Brigid Bergin, Reporter
Brigid Bergin is the City Hall reporter for WNYC. She covers city politics including the 2013 mayoral race and transition.
Move over, Granny Smith. Apple green taxis are coming to an outer borough near you.
That's the official color the city selected for the new boro Taxis. Cars this shade of green, a color WNYC reported was on the Taxi and Limousine Commission’s short list, are scheduled to bring taxi service to Brooklyn, Queens, Staten Island, the Bronx and northern Manhattan starting this summer.
Mayor Michael Bloomberg joined TLC Commissioner David Yassky and other elected officials for the big reveal on Sunday in City Hall Plaza. The mayor called the vibrant shade “attractive” and “distinctive” adding, “It’s easy on the eyes and easy to pick out from a distance in traffic and that's going to help customers.”
“I think that green matches the leafier nature of the boroughs, as opposed the office towers of midtown,” said Yassky.
The TLC plans to issue 18,000 permits that will allow livery vehicles to legally pick up street hails, a practice that is currently illegal and subject to tickets and fines through TLC enforcement agents.
Yassky said the city has a “zero tolerance policy” on illegal street hails with 36,000 tickets issued in fiscal year 2012.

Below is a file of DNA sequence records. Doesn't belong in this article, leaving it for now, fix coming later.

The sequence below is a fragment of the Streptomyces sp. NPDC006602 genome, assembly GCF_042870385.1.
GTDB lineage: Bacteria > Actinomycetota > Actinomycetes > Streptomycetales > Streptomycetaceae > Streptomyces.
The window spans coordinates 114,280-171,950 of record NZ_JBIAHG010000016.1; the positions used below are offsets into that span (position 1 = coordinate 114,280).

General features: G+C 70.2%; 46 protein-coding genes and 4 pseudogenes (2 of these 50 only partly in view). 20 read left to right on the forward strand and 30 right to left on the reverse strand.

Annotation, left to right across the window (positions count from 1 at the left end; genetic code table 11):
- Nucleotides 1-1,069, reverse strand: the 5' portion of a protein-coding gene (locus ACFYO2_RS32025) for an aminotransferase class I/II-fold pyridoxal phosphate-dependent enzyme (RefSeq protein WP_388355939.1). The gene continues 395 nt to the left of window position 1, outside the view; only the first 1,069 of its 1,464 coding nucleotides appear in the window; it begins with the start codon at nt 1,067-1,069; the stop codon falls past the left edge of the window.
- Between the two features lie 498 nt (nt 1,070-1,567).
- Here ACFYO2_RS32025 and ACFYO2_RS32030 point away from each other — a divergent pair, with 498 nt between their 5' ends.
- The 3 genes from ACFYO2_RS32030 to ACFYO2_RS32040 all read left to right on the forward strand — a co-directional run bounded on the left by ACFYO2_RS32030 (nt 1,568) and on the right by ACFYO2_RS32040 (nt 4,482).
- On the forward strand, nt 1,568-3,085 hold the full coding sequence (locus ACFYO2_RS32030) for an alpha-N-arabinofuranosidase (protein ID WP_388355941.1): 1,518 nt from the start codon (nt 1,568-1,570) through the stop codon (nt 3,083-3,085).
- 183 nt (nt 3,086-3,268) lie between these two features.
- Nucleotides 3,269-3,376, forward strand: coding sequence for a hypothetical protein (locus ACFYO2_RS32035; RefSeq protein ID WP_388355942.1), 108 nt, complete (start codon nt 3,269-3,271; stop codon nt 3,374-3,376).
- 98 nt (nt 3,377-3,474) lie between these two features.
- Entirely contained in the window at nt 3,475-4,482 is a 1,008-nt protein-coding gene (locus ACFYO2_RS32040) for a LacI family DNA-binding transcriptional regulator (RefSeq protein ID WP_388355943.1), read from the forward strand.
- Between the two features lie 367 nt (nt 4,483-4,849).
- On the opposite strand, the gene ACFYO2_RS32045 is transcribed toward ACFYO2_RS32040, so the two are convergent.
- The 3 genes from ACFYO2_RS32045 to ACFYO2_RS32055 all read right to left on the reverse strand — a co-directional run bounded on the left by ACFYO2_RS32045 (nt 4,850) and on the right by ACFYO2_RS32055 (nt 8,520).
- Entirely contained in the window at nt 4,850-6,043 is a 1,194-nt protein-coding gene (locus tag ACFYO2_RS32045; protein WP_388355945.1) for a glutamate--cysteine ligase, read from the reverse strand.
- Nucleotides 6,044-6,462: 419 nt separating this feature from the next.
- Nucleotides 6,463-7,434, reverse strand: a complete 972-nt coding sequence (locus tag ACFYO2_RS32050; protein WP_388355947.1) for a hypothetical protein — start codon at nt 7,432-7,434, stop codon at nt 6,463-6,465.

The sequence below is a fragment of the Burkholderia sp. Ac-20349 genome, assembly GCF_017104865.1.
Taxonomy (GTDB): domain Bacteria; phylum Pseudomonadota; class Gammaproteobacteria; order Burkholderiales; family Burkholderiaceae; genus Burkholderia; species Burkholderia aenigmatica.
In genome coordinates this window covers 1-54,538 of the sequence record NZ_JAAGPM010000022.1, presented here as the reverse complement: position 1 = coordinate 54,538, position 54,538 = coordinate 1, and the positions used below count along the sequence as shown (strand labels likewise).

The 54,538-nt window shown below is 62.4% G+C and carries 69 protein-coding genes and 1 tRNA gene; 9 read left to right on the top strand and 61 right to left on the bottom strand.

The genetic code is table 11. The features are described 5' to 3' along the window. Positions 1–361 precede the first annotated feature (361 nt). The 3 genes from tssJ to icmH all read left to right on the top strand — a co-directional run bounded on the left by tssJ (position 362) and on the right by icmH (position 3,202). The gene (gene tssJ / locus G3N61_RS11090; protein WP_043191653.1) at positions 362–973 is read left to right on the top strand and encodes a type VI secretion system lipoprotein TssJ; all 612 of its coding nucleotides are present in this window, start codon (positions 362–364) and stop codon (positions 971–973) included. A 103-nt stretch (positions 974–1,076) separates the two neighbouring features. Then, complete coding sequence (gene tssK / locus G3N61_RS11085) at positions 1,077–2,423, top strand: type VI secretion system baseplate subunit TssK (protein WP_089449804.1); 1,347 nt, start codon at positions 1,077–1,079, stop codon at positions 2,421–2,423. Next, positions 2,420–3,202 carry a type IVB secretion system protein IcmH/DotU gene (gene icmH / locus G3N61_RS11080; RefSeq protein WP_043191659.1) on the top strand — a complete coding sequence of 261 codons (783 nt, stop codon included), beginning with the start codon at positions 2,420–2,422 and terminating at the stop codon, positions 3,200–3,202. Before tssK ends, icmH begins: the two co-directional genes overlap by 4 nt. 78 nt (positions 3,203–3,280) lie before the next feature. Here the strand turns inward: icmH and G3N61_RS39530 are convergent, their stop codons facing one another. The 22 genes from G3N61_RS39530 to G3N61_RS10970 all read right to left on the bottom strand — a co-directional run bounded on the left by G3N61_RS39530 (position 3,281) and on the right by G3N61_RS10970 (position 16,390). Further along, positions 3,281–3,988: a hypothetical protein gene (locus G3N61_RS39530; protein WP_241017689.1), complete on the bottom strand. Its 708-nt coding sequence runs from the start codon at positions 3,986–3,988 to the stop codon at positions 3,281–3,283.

Under the new plan, current livery drivers will be eligible to apply for the $1,500 boro taxi permit on a first-come, first-serve basis starting Tuesday May 29. In June, the city will issue the first 6,000 permits, with two subsequent waves to follow.
A group of yellow cab owners have filed a suit to block the plan. That lawsuit is still pending.
Looking at a picture of the new cab color, Andrew Lis, 38, and his 7-year-old daughter Josie gave it a luke-warm reception.
“It's ok. It doesn't look like a cab,” said Lis as his daughter Josie chimed in, “It looks booger-colored.”
Taiwo Whetstone, 30, gasped at the green hue.
“Oh, my! That's really bright. Bright green. I mean it seems like the Brooklyn version of a taxi cab,” suggested Whetstone who lives in Clinton Hill.
But she liked the idea of it and said it would make her feel better about hailing a cab, “Coming from Brooklyn, you know, that’s kind of nice to have taxi cabs that are that obvious.”